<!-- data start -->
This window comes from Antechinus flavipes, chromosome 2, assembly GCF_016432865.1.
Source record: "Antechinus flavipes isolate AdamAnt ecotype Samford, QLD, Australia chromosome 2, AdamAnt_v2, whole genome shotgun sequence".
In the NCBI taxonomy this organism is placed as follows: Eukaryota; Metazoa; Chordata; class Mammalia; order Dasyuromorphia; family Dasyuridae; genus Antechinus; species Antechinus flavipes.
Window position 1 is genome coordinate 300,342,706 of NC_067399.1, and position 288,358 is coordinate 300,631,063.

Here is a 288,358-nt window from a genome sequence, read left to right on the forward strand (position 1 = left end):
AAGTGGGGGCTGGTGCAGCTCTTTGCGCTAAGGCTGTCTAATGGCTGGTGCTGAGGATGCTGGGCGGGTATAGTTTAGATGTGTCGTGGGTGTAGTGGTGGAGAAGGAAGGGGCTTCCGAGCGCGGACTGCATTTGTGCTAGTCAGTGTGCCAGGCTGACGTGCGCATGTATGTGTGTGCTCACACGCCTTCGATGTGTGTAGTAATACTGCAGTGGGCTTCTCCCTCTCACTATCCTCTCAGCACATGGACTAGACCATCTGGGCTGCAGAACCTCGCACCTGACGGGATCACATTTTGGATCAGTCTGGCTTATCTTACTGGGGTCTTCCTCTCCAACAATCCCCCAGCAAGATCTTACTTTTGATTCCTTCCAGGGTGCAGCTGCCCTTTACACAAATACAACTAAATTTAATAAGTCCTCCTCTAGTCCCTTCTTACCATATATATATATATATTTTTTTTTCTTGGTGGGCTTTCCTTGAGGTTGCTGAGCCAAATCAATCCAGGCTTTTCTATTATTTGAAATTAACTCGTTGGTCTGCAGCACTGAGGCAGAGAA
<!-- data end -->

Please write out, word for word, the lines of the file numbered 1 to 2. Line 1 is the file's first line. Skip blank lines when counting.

This window comes from Antechinus flavipes, chromosome 2, assembly GCF_016432865.1.
Source record: "Antechinus flavipes isolate AdamAnt ecotype Samford, QLD, Australia chromosome 2, AdamAnt_v2, whole genome shotgun sequence".